A Roman, British and Anglo-Saxon Community in Central England

Martin Carver, Catherine Hills, Jonathan Scheschkewitz


Boydell Press



The newest research on a major Anglo-Saxon site paints a vivid picture of the beginnings of England.
(Edited by Martin Carver) For decades scholars have puzzled over the true story of settlement in Britain between the fifth and eight centuries. Did the Romans leave? Did the Anglo-Saxons invade? What happened to the British? New light on these questions comes unexpectedly from Wasperton, a small village on the Warwickshire Avon, where archaeologists had the good fortune to excavate a complete cemetery and its prehistoric setting. The community reused an old Romano-British agricultural enclosure, and built burial mounds beside it. There was a score of cremations in Anglo-Saxon pots; but there were also unfurnished graves lined with stones and planks in the manner of western Britain.
In a pioneering analysis, including radiocarbon and stable isotopes, the authors of this book have put this variety of burial practice into a credible sequence, and built up a picture of life at the time. Here there were people who were culturally Roman, British and Anglo-Saxon, pagan and Christian in continuous use of the same graveyard and drawing on a common inheritance. Here we can see the beginnings of England and the people who made it happen - not the kings, warriors and preachers, but the ordinary folk obliged to make their own choices: choices about what nation to build and which religion to follow.

MARTIN CARVER is Professor Emeritus of Archaeology at the University of York; Dr CATHERINE HILLS is Senior Lecturer in Anglo-Saxon Archaeology at the University of Cambridge; Dr JONATHAN SCHESCHKEWITZ is Officer with the Ancient Monuments authority of Stuttgart.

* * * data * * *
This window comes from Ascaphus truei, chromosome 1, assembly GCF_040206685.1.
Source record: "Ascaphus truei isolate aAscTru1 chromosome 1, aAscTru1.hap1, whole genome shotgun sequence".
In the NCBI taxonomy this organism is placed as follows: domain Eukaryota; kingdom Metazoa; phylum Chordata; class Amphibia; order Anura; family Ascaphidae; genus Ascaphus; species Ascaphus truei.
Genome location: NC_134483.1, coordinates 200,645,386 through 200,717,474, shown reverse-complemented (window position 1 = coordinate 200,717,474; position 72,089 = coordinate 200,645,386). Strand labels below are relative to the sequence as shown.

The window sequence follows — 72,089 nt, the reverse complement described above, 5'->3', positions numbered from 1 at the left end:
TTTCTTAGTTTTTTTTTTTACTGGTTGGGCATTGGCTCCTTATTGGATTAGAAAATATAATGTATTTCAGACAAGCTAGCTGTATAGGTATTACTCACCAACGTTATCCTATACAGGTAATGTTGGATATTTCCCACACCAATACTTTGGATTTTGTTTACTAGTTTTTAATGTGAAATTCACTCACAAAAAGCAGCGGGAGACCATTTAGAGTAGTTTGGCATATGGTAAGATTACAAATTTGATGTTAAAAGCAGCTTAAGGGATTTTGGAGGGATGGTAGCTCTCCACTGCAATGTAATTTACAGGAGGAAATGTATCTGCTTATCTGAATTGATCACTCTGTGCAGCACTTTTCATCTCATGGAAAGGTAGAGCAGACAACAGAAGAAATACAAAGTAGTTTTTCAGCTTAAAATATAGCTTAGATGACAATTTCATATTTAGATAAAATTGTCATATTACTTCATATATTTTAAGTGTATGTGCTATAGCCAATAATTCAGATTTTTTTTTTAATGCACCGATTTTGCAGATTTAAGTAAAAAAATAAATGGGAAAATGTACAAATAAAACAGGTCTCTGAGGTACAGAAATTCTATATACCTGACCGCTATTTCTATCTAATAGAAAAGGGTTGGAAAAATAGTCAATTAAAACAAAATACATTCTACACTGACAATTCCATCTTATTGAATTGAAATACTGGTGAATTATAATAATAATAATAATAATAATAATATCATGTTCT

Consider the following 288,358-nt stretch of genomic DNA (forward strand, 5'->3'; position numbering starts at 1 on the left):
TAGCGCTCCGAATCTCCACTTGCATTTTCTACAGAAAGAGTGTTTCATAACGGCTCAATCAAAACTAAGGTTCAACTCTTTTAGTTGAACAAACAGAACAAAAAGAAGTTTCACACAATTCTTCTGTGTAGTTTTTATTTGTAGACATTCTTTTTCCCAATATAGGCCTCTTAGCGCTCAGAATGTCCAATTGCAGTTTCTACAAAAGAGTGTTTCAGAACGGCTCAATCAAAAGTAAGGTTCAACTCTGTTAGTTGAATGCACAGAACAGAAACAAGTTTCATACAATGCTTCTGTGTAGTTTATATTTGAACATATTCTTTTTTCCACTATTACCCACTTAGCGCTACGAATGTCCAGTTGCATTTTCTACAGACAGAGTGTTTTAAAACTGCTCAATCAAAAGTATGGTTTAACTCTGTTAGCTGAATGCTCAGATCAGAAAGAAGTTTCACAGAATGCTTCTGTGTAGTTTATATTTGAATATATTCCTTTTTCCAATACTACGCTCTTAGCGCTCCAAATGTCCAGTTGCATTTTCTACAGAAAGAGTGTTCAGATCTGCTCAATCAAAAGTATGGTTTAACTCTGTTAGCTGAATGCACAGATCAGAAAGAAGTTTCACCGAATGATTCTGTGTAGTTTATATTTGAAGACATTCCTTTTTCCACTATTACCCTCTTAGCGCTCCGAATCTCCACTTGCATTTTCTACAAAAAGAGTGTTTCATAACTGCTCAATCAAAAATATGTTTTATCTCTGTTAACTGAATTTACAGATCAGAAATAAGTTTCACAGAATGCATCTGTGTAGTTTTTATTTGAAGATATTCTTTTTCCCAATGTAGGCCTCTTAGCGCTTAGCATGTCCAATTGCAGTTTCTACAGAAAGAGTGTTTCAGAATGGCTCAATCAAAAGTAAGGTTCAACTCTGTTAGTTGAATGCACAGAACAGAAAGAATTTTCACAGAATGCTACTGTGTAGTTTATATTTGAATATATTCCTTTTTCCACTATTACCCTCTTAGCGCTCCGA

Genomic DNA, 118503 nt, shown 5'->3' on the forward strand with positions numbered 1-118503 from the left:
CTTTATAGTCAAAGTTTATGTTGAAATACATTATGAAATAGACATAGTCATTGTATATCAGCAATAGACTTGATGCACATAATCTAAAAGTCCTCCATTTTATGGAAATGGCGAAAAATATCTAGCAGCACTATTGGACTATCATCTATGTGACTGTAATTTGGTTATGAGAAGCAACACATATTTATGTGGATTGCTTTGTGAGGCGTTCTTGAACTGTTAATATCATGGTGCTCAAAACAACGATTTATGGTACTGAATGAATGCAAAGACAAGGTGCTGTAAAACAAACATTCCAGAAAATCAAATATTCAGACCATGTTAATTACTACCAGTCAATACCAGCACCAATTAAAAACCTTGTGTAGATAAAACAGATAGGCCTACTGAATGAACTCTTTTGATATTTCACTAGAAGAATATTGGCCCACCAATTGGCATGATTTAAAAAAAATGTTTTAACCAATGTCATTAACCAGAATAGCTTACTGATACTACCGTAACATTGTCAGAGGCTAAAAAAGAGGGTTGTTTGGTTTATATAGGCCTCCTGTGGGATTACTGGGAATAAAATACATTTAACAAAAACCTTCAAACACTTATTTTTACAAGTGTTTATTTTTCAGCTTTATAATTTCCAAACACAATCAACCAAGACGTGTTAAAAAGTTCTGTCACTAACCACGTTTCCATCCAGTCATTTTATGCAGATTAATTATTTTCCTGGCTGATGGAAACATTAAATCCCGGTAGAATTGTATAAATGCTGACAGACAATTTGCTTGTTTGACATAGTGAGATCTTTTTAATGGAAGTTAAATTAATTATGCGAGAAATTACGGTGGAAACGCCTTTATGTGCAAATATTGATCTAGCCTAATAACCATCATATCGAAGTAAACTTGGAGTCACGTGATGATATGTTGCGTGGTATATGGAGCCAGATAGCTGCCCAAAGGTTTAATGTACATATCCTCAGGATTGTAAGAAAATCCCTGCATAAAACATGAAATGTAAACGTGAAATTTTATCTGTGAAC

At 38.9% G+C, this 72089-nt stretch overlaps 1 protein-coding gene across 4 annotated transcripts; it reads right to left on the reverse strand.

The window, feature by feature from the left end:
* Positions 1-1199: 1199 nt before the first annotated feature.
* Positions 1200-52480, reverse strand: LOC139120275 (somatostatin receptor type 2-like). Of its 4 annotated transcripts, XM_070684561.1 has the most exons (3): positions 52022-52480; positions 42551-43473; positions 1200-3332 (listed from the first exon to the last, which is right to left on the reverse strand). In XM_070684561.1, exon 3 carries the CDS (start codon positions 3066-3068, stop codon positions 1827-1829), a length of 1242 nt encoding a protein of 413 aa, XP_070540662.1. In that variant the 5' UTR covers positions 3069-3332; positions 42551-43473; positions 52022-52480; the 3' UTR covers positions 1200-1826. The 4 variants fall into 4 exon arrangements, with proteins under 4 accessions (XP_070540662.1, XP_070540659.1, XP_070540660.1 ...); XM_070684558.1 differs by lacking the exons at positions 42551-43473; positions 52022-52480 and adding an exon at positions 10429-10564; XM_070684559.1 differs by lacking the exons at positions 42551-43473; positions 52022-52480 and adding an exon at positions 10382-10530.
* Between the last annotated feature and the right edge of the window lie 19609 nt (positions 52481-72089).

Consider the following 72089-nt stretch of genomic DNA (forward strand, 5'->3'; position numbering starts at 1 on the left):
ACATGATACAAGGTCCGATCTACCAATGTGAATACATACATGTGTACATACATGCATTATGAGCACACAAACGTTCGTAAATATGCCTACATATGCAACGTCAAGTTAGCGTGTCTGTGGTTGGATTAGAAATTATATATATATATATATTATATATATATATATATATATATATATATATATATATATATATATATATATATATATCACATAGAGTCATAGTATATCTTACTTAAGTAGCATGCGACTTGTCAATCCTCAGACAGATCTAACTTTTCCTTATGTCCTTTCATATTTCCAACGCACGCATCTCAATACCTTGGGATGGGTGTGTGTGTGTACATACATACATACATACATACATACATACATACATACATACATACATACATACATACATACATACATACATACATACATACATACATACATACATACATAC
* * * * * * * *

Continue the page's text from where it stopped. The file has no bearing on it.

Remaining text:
February 2009
2 colour, 20 black and white, 100 line illustrations
384 pages
28x21.7 cm
Anglo-Saxon Studies
ISBN: 9781843834274
Format: Hardback
Boydell Press
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Table of Contents

The Wasperton Sequence
Description of the investigation
Setting and character of the cemetery
Assemblages: provenance and date
Arguments for the sequence
Wasperton in context


Essential reading for every archaeologist and historian of late Roman and early medieval Europe. EARLY MEDIEVAL EUROPE

Has much to offer students of late-Roman and post-Roman Britain. (...) As a reference for historians of early medieval Britain, this volume has much to recommend it. COMITATUS: A JOURNAL OF MEDIEVAL AND RENAISSANCE STUDIES

Including newly-commissioned scientific and specialist analyses, it provides a comprehensive and welcome statement in English which offers new readings of the cemetery's sequence and significance. (...) This study offers a strong, acute and stimulating narrative that recognises the local and immediate in the long and broad perspectives. ANTIQUITY
Features an up-to-date account of scholarly views on ethnicity and migration theory in Anglo-Saxon studies. MEDIEVAL ARCHAEOLGY
The authors weave a convincing story of migration and acculturation, asking how indigenous Britons become Romanised and Saxonised and what degree of choice versus compulsion they experienced. (...) Martin Carver's final chapter discussing these issues ('Wasperton in Context') is a masterpiece that every archaeology student needs to read, no matter what their period of study, as an example of archaeological analysis and argument at its very best. SALON
This is not just an Anglo-Saxon cemetery report; it could be one of the most interesting and important yet published. (...) Careful arguments result in the beautifully written story of a community going through massive cultural changes. This is groundbreaking stuff: a new way to study the physical remains of these small communities should change the way we look at the end of Roman Britain and the start of the medieval world. BRITISH ARCHAEOLOGY

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